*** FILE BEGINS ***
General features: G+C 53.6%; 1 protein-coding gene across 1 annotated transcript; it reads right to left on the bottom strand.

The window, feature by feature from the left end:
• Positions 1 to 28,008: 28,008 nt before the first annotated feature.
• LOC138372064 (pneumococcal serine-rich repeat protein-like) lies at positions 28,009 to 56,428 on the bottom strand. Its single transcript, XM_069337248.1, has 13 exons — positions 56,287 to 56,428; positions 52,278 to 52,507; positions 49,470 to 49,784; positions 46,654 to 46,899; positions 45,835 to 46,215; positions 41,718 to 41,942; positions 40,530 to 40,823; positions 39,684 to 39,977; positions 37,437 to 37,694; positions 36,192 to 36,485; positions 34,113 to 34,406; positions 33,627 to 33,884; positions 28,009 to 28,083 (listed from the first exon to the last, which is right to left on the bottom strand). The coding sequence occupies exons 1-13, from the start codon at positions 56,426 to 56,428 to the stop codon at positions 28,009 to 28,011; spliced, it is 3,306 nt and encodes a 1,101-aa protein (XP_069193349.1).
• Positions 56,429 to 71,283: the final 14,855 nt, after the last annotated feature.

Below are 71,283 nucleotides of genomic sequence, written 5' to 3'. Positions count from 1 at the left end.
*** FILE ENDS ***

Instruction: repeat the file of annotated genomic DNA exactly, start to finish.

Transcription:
General features: G+C 53.6%; 1 protein-coding gene across 1 annotated transcript; it reads right to left on the bottom strand.

The window, feature by feature from the left end:
• Positions 1 to 28,008: 28,008 nt before the first annotated feature.
• LOC138372064 (pneumococcal serine-rich repeat protein-like) lies at positions 28,009 to 56,428 on the bottom strand. Its single transcript, XM_069337248.1, has 13 exons — positions 56,287 to 56,428; positions 52,278 to 52,507; positions 49,470 to 49,784; positions 46,654 to 46,899; positions 45,835 to 46,215; positions 41,718 to 41,942; positions 40,530 to 40,823; positions 39,684 to 39,977; positions 37,437 to 37,694; positions 36,192 to 36,485; positions 34,113 to 34,406; positions 33,627 to 33,884; positions 28,009 to 28,083 (listed from the first exon to the last, which is right to left on the bottom strand). The coding sequence occupies exons 1-13, from the start codon at positions 56,426 to 56,428 to the stop codon at positions 28,009 to 28,011; spliced, it is 3,306 nt and encodes a 1,101-aa protein (XP_069193349.1).
• Positions 56,429 to 71,283: the final 14,855 nt, after the last annotated feature.

Below are 71,283 nucleotides of genomic sequence, written 5' to 3'. Positions count from 1 at the left end.